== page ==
back to article EU whacks first nail into mobile roaming charges' coffin

The European Commission has taken the next step towards the scheduled end of roaming charges in the European Union, securing agreement on maximum wholesale charges telcos will be able to charge each other to handle roaming subscribers. Operators will charge no more than 3.2 cents per minute of voice calls and a single cent per …

  1. Andy 97

    Fair use policy.

    The lobbyist teams have done exceptionally work.

  2. This post has been deleted by its author

  3. JLV Silver badge

    good thing fer yer telcos that y'all voted fo' secession, huh?

    sorry, grabbin me coat. couldn't resist. pure flame-bait, hence icon.

    I think, for a time at least, that you Brits need to be a tiny weensy lil bitty bitty less patronizing towards your American brethren. If you find that hard to do, grab a cold one n go watch Waldorf Salad.

    The consequences of a Trump, dire as they will probably be, might be swifter to go away than that pesky 52%'s.

    Ain't nah merkin nor a brit mahself. Hey, respect to both, but this "experts suck" thingy can get pretty dangerous if you sub "people who have a clue about a subject".

    1. Old Tom
      WTF?

      Is this supposed to make any sense?

    2. death&taxes

      @JLV

      Mmmm... that didn't really work did it.

    3. Jamie Jones Silver badge

      You'll find "this Brit", and most of the others here are quite happy to criticise all things "BRexit". We are also quite happy for Americans to do so. Indeed, I value hearing the opinions from across the pond.

      This "you aren't from this country, you have no right to criticise" is an almost uniquely American phenomena. (But fortunately, the vast majority of Americans posting here are above such insecurities)

      So.. It's a non-issue. It seems that you (as neither a Brit or an American) are just trying to stir up trouble.

      1. JLV Silver badge
        Unhappy

        >stir up trouble.

        What can I say? Guilty. I was bored with taking easy shots @ Trump, BJ and MS ;-) (Originally meant to be AC as well).

        My sentiment remains, though. While it is popular (oh, please don't deny it) to chide our American friends on this forum, it very much seems to me that Brexit is an even bigger own goal than Trump, with longer term effects and with weirder motivations than Rep voters deciding to just stick to their party come what may.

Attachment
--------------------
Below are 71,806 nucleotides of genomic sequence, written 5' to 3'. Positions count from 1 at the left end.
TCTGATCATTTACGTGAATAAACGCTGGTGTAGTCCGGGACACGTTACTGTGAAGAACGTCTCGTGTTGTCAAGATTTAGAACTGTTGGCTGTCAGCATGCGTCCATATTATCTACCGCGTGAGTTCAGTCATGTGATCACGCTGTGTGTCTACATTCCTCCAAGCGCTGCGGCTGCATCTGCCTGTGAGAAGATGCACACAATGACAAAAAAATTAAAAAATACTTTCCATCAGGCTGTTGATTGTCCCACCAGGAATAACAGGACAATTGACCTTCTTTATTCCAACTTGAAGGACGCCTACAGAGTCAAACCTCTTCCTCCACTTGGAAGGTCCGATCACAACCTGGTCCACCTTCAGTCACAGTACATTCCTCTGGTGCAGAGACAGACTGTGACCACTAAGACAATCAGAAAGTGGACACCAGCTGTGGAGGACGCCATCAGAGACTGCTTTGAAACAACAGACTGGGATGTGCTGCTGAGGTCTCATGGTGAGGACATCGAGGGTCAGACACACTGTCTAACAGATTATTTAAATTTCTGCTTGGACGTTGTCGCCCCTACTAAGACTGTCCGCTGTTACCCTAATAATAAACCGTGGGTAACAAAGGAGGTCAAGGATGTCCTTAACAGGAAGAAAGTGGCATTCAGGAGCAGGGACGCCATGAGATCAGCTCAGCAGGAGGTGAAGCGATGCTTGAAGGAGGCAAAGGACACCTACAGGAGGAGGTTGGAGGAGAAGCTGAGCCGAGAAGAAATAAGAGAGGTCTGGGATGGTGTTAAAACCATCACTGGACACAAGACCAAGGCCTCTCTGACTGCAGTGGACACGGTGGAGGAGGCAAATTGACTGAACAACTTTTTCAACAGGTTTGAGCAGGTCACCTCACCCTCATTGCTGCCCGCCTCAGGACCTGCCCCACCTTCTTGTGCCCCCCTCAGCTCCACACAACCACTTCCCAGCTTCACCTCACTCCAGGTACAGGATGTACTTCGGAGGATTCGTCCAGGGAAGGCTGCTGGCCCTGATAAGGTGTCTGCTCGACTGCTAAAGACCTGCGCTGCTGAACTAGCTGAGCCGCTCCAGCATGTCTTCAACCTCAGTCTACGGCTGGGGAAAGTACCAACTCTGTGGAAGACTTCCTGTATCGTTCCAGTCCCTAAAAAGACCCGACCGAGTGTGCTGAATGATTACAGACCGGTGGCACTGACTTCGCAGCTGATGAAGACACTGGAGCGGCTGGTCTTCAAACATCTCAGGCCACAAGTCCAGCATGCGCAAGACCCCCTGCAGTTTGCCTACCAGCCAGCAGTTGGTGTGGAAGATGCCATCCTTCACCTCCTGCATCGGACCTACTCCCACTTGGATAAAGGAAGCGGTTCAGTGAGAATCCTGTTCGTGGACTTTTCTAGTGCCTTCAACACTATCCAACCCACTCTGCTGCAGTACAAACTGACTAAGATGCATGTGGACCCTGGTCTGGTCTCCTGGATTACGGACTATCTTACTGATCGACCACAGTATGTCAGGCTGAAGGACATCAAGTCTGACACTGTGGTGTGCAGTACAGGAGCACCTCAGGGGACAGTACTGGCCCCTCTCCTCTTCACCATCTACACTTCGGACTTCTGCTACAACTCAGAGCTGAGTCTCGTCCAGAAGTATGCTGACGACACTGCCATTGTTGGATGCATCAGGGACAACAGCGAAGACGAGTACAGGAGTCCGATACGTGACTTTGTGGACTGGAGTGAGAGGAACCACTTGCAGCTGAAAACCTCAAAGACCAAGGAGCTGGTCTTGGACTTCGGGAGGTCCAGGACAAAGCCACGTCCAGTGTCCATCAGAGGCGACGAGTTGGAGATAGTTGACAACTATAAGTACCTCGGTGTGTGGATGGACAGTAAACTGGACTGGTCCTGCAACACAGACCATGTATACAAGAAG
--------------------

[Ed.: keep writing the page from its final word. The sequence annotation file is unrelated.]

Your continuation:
So... people who live in glass houses...

        I also guess I was surprised at Parliament's article 50 approval vote margin.

        I am suitably chastised, dear Sirs.

        1. Anonymous Coward
          Anonymous Coward

          Re: >stir up trouble.

          "I also guess I was surprised at Parliament's article 50 approval vote margin."

          The MPs are well off. Do not be surprised that they don't worry too much about the (our) future. Easier and safer to follow the whip.

        2. Jamie Jones Silver badge
          Thumb Up

          Re: >stir up trouble.

          While it is popular (oh, please don't deny it) to chide our American friends on this forum, it very much seems to me that Brexit is an even bigger own goal than Trump, with longer term effects and with weirder motivations than Rep voters deciding to just stick to their party come what may

          Thanks for your nice reply, and for what it's worth, I do agree that the critisicm on this site often goes beyond critiscising something going on in America, and into anti-Americanism.

          My point is that your point would be more relevent if Brits were moaning about American BRexit criticism.

          The American criticisms of anything Brit are actually quite uncommon here - maybe they think it's rude. But I say "Bring it on!". I treat commentators on their words, not their country. I'll either agree, or disagree, but it your argument isn't just an illinformed rant or troll, I will (try to) argues respectively, not pull the 'go away you anti-brit forinner" card.

          As for BRexit, yep, disaster. Eu roaming, cross-border media copyright harmonisation (when it comes) and future human rights are all going to be denied to us now. It's the tip of the iceberg.

          As for Brexit vs Trump.. Who knows? BRexit is a virtual foregone disasterous conclusion. Trump, could continue to fumble his way through whilst the judges/lawyers/protestrts rein him in. He'll probably be sacked, impeached, or leave out of boredom before 4 years, and it's possible that the damnage would be repairable by the American politicians telling the world "Sorry, we had a mad man in power. He's gone now" (they have no objection to laying into someone who no longer has power and influence) - on the other hand, Trump could fuck things up 'Yuuuuuge" in a way that would make BRexit irrelevant.

  4. Anonymous Coward
    Anonymous Coward

    Cue the Mobile companies

    lobbying for this to be revoked when we get BREXIT sorted.

    They obviously won't want to lose out on all that lovely roaming revenue when we leave the EU.

    Just one of the costs of leaving.

    I'm sure there will be a lot more to appear in the next two years.... £80B contract cancellation charges perhaps?

    1. AndyS

      Re: Cue the Mobile companies

      > £80B contract cancellation charges

      In 2 years, that will be worth, what, about £3.20 in today's money? Sounds like a pretty good deal.

    2. Graham Dawson Silver badge

      Re: Cue the Mobile companies

      They won't have to lobby for it to be revoked, if May's blather about leaving the single market comes to fruition.